WASHINGTON (AP) — A divided Supreme Court ruled Wednesday that states can ban judicial candidates from personally asking for campaign contributions, in a decision aimed at protecting the impartiality of elected judges.
The justices’ 5-4 ruling means that restrictions on soliciting campaign cash can remain in place in 30 states that elect state and local judges. In all, 39 states hold elections for judges and some allow personal appeals for donations.
Chief Justice John Roberts, in a rare break with fellow conservatives, said in his majority opinion that laws barring judicial candidates from personally asking for campaign cash do not run afoul of First Amendment free speech rights. He said the state has a compelling interest “in preserving public confidence in the integrity of the judiciary.”
“Judges are not politicians, even when they come to the bench by way of the ballot,” Roberts wrote. “A state may assure its people that judges will apply the law without fear or favor — and without having personally asked anyone for money.”
The court’s four liberal justices joined Roberts in the majority.
In a sharp dissent, Justice Antonin Scalia called the Florida rule a “wildly disproportionate restriction upon speech” that should be struck down under the First Amendment.
Roberts, who has written other major First Amendment decisions protecting speech rights, might at first glance be a surprising fifth vote to uphold the limits on judicial fundraising. He also previously sided with conservatives in the court’s 2010 Citizens United decision that freed corporations and labor unions from some limits on campaign spending.
But this case could be seen to bring out his role as the leader of the judicial branch, even if he and other appointed federal judges are not affected by the case. Roberts at several points drew a distinction between candidates for judgeships and other offices. The ruling took note of concerns that lawyers, in particular, might have a hard time refusing to contribute when a judge personally asks for campaign money.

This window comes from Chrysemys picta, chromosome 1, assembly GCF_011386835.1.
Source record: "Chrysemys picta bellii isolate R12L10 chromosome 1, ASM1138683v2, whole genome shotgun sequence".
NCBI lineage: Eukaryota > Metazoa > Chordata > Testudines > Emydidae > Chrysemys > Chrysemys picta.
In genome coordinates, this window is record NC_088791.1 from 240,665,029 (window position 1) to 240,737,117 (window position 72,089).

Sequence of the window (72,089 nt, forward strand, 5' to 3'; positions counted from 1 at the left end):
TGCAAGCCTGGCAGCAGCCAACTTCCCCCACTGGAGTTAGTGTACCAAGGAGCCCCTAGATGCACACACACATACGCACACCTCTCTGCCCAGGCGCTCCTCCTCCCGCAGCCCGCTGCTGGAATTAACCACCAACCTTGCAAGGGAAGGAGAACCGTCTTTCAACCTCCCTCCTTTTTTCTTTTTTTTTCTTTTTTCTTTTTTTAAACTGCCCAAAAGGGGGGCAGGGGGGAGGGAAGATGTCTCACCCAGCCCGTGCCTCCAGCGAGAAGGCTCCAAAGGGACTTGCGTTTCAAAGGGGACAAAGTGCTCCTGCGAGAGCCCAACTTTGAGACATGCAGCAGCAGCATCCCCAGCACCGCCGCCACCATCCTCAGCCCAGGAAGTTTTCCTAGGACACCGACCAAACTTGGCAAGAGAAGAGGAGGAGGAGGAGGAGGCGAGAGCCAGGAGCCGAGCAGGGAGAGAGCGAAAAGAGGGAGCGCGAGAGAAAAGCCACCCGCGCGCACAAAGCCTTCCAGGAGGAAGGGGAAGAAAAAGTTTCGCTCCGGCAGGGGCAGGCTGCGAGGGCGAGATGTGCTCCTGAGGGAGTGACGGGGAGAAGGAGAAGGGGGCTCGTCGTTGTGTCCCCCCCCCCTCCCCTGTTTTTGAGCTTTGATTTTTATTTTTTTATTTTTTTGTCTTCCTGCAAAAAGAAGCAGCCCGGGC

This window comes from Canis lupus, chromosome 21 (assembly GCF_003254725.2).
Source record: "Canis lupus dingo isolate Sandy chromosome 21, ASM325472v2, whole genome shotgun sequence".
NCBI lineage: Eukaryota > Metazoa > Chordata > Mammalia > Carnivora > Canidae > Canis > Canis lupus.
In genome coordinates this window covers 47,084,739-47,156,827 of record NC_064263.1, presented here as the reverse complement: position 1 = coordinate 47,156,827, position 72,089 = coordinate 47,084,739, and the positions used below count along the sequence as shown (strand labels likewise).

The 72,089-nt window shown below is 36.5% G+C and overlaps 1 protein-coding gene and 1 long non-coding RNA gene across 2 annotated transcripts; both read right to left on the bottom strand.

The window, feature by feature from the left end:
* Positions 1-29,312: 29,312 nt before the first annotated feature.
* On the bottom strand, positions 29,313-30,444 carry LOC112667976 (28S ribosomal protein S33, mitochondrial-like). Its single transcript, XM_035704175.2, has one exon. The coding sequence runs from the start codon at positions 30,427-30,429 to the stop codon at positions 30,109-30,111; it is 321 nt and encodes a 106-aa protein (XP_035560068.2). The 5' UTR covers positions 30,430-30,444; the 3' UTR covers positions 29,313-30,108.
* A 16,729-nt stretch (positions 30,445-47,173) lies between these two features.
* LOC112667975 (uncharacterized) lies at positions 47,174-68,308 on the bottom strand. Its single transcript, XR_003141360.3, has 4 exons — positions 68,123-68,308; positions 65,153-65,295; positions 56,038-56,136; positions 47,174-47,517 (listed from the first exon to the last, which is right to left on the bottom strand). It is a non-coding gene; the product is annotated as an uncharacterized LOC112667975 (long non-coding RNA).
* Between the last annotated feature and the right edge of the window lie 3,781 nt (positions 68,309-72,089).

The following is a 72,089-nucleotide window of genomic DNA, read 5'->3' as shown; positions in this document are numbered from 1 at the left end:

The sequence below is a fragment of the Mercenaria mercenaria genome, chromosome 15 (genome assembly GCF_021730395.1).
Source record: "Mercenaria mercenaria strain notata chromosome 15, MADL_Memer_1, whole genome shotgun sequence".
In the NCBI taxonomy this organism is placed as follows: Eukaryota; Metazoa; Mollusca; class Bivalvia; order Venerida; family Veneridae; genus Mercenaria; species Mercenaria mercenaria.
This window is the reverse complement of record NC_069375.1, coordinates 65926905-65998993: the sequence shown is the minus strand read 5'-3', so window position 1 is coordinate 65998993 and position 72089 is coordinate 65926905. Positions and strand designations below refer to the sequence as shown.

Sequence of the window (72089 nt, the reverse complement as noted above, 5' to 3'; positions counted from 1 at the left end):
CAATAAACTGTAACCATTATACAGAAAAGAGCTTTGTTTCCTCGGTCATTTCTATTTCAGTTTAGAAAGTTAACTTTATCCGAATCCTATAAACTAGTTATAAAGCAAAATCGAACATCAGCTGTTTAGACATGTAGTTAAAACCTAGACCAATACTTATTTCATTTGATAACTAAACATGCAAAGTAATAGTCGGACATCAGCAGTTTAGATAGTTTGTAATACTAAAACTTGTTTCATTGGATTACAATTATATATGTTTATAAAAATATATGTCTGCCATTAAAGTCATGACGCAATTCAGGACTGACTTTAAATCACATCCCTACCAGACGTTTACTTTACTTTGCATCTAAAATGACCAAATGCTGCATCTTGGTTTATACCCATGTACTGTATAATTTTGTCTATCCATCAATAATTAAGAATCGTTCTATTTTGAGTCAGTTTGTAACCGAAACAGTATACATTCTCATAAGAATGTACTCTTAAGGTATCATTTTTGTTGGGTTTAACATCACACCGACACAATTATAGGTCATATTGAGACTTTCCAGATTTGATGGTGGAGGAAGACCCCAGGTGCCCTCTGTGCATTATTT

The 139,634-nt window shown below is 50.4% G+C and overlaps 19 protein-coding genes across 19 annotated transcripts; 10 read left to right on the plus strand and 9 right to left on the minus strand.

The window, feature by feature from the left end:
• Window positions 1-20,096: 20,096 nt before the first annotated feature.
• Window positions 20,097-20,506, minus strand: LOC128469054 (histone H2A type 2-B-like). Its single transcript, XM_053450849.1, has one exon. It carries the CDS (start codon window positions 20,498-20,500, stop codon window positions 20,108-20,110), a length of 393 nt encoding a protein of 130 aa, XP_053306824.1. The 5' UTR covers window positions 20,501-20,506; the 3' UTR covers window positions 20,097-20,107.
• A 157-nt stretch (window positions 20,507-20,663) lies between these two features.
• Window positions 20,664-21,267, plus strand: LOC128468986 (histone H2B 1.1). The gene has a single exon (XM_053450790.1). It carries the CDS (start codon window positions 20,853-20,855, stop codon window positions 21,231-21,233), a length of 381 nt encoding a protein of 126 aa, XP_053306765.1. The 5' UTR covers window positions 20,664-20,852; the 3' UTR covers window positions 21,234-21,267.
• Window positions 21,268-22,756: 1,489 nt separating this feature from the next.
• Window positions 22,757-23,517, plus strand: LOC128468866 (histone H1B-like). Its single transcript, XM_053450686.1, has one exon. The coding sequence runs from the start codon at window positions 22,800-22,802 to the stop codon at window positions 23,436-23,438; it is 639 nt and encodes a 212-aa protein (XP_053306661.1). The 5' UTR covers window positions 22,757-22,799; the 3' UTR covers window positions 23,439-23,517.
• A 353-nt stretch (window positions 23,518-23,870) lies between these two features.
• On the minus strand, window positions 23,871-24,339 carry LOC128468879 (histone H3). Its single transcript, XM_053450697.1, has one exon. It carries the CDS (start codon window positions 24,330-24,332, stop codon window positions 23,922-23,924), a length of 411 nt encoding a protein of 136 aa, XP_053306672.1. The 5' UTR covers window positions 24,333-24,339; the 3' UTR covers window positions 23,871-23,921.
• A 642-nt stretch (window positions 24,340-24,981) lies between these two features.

Scalia noted in his dissent that the high court in recent years has used the First Amendment to protect depictions of animal torture, sale of violent video games to children and people who lied about having won military medals.
“It’s no great mystery what is going on here,” Scalia wrote. “The judges of this court … evidently consider the preservation of public respect for the courts a policy objective of the highest order. So it is — but so too are preventing animal torture, protecting the innocence of children, and honoring valiant soldiers.”
In a separate dissent, Justice Anthony Kennedy said he wanted to “underscore the irony in the court’s having concluded that the very First Amendment protections judges must enforce should be lessened when a judicial candidate’s own speech is at issue.”
The case of Lanell Williams-Yulee of Tampa, Florida, arose after she signed a mass mailing asking for money for her campaign for a local judgeship and posted the letter on her website. The appeal didn’t bring in a penny, but Williams-Yulee received a public reprimand for violating a Florida Bar rule that bans candidates for elected judgeships from personally soliciting donations.
Lawyers for Williams-Yulee had argued that the rule has a chilling effect on political speech and does nothing to prevent a candidate’s campaign committee from requesting contributions.
Lower courts have been split on the issue in the Florida case.
The justices had previously struck down limits on what judicial candidates can say during campaigns. In 2002, the court struck down rules that were aimed at fostering impartiality among judges and barred candidates for elected judgeships from speaking out on controversial issues.
But in 2009, the court held in a case from West Virginia that elected judges could be forced to step aside from ruling on cases when large campaign contributions from interested parties create the appearance of bias. Roberts dissented in that case.
The Campaign Legal Center, a campaign finance reform advocacy group, praised the decision, but said it was disappointed that “what the court rightly finds untenable in the judicial context — responsiveness to campaign donors — it would tolerate for legislative and executive candidates.”
The case is Williams-Yulee v. Florida Bar, 13-1499.